Love and Laughter (by Lilian Harry)

I'd never head of Lilian Harry. In general I'm not all that keen on realistic war-years books, either. But someone gave me this, and so I started reading...

It's obvious from the opening of this book that it's a war story. Geoff Pengelly, aged 12, bursts into the house from school announcing that the war is over - he's heard it on the wireless, and everyone's having a day off. His mother Lucy ponders the most significant thing for her personally: if the war really is over, then her husband Wilmot should be coming home.

The book then takes us back to the time when Lucy, aged 18, had first met and been courted by Wilmot. He was a happy-go-lucky sailor who adored her. They married and she adapted to navy life, giving birth first to Geoff and then to a daughter, Patsy, then another little girl, Zannah. Wilmot considered leaving the navy, perhaps going to work in the small hotel which his parents run. But then World War II broke out and he had no choice. After being feared dead he was captured by the Japanese, and finally released at the end of the war.

After this lengthy flashback, which gives the background of the main characters and their close friends and family, the book returns to the moment when Wilmot returns. But he's not the husband Lucy remembers; he's been tortured, and seen terrible sights which haunt him. Lucy does all she can to help him settle back into family life, but more and more Wilmot turns to alcohol as a solace. The family has also suffered losses during the blitz on England, and Wilmot's parents' hotel must be rebuilt. Lucy has taken on most of the running and has some ambitious ideas for expansion, but Wilmot sees it as a threat to his masculinity when his wife discusses finances and comes up with ideas.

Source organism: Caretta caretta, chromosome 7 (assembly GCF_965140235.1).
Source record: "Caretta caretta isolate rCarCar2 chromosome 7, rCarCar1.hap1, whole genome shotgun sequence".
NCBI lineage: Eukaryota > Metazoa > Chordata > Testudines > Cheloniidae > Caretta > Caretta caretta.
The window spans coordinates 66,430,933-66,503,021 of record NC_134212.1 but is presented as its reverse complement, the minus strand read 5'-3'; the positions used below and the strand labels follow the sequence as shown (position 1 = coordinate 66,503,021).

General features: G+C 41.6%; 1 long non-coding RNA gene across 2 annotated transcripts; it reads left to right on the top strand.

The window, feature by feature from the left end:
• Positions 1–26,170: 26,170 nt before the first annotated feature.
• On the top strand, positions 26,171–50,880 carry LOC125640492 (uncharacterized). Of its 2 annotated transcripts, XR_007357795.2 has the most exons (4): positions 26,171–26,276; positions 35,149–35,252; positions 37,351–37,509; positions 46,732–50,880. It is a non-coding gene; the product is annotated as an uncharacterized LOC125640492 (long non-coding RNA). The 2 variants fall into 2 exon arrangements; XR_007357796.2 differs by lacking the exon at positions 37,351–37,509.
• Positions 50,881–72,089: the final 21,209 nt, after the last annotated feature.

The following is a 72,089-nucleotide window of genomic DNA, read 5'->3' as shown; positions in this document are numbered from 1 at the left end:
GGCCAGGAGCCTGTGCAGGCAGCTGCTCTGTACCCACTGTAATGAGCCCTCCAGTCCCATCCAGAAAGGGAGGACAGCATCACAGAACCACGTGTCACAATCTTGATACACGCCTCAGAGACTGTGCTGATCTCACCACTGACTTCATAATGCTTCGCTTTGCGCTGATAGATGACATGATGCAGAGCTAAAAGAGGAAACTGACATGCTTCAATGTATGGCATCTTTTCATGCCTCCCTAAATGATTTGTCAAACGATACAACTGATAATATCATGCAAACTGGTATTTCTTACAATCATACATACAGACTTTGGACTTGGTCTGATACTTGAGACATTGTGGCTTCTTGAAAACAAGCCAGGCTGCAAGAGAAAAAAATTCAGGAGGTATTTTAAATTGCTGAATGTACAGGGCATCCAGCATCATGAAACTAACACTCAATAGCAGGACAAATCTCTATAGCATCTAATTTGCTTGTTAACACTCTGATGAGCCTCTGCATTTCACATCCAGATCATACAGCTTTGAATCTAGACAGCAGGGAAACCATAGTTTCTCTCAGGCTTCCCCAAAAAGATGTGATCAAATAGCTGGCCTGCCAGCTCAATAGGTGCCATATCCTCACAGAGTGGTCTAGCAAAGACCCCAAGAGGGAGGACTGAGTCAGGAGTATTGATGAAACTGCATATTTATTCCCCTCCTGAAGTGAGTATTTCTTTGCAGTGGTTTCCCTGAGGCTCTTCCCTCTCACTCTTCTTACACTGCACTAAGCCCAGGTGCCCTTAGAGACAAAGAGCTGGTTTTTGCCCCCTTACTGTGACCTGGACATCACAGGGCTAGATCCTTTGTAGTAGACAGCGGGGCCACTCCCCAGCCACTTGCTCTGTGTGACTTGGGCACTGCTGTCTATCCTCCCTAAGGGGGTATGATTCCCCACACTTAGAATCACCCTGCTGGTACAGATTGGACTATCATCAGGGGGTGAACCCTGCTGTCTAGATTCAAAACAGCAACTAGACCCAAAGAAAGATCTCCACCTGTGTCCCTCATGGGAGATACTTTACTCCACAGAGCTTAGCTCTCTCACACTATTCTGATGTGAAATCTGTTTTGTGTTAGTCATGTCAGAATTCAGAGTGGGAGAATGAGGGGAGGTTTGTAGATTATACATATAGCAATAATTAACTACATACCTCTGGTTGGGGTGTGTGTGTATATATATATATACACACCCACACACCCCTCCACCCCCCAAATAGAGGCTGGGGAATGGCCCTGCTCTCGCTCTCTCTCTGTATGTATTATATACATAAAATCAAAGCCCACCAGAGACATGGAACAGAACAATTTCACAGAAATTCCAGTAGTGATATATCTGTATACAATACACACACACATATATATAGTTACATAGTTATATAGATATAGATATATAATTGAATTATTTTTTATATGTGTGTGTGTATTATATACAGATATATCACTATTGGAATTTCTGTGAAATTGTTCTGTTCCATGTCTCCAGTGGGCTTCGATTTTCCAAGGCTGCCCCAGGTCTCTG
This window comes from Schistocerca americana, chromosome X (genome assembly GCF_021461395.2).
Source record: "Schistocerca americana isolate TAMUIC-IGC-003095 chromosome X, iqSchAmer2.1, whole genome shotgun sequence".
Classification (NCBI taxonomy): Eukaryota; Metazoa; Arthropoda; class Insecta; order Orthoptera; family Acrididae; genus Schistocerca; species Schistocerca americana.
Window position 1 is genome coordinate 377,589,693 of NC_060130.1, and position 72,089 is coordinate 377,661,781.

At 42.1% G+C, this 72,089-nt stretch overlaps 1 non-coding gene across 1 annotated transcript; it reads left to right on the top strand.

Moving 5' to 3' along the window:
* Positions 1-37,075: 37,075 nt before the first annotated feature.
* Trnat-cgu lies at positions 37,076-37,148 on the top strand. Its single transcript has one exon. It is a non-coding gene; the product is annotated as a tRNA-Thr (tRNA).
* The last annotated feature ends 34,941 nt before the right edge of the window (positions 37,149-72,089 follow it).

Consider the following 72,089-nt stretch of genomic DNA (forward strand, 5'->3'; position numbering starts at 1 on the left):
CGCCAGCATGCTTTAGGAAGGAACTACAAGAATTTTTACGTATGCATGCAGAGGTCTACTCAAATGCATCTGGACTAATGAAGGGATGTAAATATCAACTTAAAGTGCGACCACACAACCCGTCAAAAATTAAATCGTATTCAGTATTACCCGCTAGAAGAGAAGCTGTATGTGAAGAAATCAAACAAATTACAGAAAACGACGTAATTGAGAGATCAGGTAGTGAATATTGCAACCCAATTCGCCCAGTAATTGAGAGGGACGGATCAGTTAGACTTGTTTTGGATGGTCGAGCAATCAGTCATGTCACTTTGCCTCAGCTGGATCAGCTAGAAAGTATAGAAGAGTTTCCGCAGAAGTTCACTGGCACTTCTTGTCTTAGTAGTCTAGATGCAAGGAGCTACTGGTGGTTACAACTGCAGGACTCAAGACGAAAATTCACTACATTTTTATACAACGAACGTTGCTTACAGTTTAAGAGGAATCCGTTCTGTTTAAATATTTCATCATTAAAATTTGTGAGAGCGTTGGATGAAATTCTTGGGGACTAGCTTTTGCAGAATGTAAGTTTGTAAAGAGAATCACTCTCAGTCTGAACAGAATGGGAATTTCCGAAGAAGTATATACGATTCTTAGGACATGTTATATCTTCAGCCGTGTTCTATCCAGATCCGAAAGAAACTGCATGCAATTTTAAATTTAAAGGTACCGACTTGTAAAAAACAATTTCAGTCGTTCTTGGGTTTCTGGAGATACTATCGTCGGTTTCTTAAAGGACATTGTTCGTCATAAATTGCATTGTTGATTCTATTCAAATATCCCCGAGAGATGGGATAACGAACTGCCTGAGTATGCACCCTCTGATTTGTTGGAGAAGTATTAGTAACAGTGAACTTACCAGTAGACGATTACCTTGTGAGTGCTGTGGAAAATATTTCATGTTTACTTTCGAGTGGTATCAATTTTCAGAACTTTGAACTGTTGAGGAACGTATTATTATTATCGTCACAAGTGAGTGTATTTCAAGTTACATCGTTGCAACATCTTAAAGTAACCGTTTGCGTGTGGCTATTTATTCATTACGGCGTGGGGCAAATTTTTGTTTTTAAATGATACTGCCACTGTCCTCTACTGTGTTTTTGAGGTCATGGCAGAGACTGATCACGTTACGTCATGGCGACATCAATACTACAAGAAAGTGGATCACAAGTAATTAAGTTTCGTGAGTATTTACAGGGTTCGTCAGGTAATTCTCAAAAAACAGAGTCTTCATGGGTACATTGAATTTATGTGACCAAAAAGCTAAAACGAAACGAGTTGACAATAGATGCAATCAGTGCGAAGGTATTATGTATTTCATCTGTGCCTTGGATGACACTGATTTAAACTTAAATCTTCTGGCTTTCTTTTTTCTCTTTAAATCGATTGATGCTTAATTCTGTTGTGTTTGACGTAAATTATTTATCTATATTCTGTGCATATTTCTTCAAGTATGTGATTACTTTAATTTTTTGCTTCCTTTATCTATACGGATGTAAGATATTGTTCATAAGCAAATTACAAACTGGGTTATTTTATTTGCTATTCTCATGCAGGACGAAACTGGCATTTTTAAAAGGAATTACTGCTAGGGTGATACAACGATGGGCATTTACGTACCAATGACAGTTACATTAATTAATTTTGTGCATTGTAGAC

The rest of the book revolves around this tightly-knit family, the tragedy of Wilmot's inability to deal with everyday stresses and strains, and also a growing attraction between Lucy and an old family friend, David, who lost his young family during the war. I found it a bit difficult to get into at first; it read like a typical war novel, and at first I found myself confusing the various characters. It was a good book to read just before going to sleep - it was well-written and I found it held my interest, but a couple of chapters was enough to make me feel relaxed but I had no compulsion to keep reading all night!

However I found myself gradually drawn in to the family, particularly as the children grow up and their personalities and problems come into play. Wilmot's parents become older and frailer, Lucy takes on increasingly more responsibility for the entire extended family, and Wilmot himself struggles desperately with the need to be a family man, and the deep emotional and psychological wounding he received during his imprisonment.

So it was a useful book from a historical perspective; it was mainly character-driven, and the characters definitely grew on me. By the time I was half-way through the book I found myself reading more and more at a time, until finally I picked it up one morning and read the last 100 pages or so without a break. By the final chapter I had tears pouring down my face, even though the ending was entirely satisfactory and not unexpected. Perhaps the writing became more moving; perhaps I was just in an emotional mood! Whatever the reason, the end was far more moving and enjoyable than the beginning.


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